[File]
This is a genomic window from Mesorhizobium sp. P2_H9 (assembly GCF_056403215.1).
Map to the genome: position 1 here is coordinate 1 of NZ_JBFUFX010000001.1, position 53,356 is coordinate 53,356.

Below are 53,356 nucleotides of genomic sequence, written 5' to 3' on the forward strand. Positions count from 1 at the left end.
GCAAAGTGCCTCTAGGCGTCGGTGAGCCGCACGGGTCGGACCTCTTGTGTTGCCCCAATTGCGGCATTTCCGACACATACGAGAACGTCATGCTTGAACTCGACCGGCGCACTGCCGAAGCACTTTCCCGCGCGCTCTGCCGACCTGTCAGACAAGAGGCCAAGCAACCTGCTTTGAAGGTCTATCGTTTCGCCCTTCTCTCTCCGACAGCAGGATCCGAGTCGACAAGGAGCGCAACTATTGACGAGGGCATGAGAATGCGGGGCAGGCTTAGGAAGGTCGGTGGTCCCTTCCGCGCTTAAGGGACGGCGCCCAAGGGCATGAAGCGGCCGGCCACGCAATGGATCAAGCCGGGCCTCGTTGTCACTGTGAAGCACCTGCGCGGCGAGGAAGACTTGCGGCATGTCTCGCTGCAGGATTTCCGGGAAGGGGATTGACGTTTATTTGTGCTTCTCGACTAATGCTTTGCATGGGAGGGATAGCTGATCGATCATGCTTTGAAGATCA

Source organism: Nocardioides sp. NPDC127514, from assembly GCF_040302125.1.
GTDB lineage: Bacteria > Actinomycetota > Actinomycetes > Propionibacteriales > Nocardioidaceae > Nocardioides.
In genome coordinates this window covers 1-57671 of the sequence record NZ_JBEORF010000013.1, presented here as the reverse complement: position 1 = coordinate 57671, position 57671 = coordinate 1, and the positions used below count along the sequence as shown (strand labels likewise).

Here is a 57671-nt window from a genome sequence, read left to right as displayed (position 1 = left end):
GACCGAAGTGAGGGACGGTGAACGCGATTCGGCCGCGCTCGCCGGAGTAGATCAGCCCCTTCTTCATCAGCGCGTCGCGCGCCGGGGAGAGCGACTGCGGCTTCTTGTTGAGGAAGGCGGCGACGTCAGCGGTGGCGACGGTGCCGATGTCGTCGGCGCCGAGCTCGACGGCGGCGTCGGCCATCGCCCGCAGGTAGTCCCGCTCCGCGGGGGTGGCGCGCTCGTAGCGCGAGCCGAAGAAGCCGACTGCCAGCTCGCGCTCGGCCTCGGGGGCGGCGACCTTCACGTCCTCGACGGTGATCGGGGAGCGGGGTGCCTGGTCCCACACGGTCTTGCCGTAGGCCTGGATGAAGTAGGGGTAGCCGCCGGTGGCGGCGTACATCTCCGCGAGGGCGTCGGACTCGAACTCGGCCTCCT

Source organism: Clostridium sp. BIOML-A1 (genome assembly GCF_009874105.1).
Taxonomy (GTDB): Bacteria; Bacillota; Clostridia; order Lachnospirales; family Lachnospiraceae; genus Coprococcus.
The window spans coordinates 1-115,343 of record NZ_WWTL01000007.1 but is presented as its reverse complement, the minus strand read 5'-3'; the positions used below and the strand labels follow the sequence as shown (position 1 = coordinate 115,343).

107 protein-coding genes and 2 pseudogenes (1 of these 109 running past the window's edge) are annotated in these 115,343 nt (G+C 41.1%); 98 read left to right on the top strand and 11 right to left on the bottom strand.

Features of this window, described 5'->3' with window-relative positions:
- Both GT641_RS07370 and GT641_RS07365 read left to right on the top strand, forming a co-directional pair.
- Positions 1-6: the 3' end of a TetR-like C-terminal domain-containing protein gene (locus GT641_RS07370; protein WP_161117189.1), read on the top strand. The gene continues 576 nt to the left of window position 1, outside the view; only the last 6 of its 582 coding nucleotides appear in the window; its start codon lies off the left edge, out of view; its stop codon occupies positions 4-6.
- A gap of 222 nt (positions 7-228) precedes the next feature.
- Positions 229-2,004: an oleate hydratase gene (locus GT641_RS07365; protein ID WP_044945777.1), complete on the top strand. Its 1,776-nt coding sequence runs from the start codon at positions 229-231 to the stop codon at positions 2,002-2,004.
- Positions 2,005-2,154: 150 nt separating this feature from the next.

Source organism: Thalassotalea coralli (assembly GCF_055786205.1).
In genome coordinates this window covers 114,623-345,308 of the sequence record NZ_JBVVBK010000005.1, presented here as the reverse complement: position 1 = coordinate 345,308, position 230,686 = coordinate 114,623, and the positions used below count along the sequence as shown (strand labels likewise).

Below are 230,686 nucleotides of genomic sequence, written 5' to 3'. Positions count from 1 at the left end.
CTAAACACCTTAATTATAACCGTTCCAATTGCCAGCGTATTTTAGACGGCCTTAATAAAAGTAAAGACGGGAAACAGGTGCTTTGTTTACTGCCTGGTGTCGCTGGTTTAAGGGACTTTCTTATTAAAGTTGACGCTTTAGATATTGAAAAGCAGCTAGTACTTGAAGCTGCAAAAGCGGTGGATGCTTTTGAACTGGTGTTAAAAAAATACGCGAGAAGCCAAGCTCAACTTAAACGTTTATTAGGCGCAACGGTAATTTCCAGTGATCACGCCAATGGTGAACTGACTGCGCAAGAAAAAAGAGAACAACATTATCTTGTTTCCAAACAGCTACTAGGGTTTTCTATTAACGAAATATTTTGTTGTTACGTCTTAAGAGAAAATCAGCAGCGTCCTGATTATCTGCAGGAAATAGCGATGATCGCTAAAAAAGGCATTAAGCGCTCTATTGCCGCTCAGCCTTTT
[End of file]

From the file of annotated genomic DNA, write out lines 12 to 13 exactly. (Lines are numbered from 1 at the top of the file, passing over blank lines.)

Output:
The window spans coordinates 1-115,343 of record NZ_WWTL01000007.1 but is presented as its reverse complement, the minus strand read 5'-3'; the positions used below and the strand labels follow the sequence as shown (position 1 = coordinate 115,343).

107 protein-coding genes and 2 pseudogenes (1 of these 109 running past the window's edge) are annotated in these 115,343 nt (G+C 41.1%); 98 read left to right on the top strand and 11 right to left on the bottom strand.